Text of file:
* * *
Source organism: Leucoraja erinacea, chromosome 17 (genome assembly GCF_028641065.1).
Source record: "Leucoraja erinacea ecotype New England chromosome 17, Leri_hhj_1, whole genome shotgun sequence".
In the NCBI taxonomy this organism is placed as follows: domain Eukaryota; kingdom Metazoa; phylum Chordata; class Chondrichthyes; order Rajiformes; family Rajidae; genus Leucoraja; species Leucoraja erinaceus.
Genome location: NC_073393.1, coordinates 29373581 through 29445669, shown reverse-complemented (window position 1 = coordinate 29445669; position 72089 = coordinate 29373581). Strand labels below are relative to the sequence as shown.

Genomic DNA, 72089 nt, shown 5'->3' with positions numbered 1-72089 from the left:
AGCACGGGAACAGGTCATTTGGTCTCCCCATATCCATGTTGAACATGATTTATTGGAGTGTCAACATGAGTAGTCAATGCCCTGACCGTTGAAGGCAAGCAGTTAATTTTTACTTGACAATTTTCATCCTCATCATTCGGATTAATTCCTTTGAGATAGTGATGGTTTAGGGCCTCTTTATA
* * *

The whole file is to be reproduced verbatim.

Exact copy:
Source organism: Leucoraja erinacea, chromosome 17 (genome assembly GCF_028641065.1).
Source record: "Leucoraja erinacea ecotype New England chromosome 17, Leri_hhj_1, whole genome shotgun sequence".
In the NCBI taxonomy this organism is placed as follows: domain Eukaryota; kingdom Metazoa; phylum Chordata; class Chondrichthyes; order Rajiformes; family Rajidae; genus Leucoraja; species Leucoraja erinaceus.
Genome location: NC_073393.1, coordinates 29373581 through 29445669, shown reverse-complemented (window position 1 = coordinate 29445669; position 72089 = coordinate 29373581). Strand labels below are relative to the sequence as shown.

Genomic DNA, 72089 nt, shown 5'->3' with positions numbered 1-72089 from the left:
AGCACGGGAACAGGTCATTTGGTCTCCCCATATCCATGTTGAACATGATTTATTGGAGTGTCAACATGAGTAGTCAATGCCCTGACCGTTGAAGGCAAGCAGTTAATTTTTACTTGACAATTTTCATCCTCATCATTCGGATTAATTCCTTTGAGATAGTGATGGTTTAGGGCCTCTTTATA